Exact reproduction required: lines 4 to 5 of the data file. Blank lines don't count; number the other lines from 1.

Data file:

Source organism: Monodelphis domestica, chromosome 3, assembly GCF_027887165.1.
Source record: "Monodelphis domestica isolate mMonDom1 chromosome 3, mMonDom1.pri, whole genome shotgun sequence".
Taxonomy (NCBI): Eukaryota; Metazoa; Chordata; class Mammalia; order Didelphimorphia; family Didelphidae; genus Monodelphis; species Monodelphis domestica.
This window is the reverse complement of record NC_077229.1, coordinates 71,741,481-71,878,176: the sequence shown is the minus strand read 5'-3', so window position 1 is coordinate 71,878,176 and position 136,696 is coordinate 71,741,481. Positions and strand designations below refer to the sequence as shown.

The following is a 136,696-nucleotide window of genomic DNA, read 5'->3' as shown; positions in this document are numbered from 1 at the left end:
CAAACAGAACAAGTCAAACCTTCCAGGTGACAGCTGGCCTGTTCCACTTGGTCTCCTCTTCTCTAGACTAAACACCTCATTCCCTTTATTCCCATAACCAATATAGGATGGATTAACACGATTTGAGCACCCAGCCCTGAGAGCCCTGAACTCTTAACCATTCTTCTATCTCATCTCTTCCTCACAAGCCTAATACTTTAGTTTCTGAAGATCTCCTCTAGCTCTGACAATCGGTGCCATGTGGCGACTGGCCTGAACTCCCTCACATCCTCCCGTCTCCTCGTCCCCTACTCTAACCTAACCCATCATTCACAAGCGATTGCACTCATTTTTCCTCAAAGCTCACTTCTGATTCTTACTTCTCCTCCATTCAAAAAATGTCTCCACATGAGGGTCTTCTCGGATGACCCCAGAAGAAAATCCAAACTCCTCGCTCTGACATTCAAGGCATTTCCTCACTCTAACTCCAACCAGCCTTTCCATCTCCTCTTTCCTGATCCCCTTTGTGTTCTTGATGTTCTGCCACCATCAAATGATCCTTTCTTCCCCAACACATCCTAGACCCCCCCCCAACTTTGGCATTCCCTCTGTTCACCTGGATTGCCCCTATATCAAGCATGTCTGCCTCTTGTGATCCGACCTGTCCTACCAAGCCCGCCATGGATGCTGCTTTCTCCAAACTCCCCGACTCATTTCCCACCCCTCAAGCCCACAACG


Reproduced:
This window is the reverse complement of record NC_077229.1, coordinates 71,741,481-71,878,176: the sequence shown is the minus strand read 5'-3', so window position 1 is coordinate 71,878,176 and position 136,696 is coordinate 71,741,481. Positions and strand designations below refer to the sequence as shown.

The following is a 136,696-nucleotide window of genomic DNA, read 5'->3' as shown; positions in this document are numbered from 1 at the left end: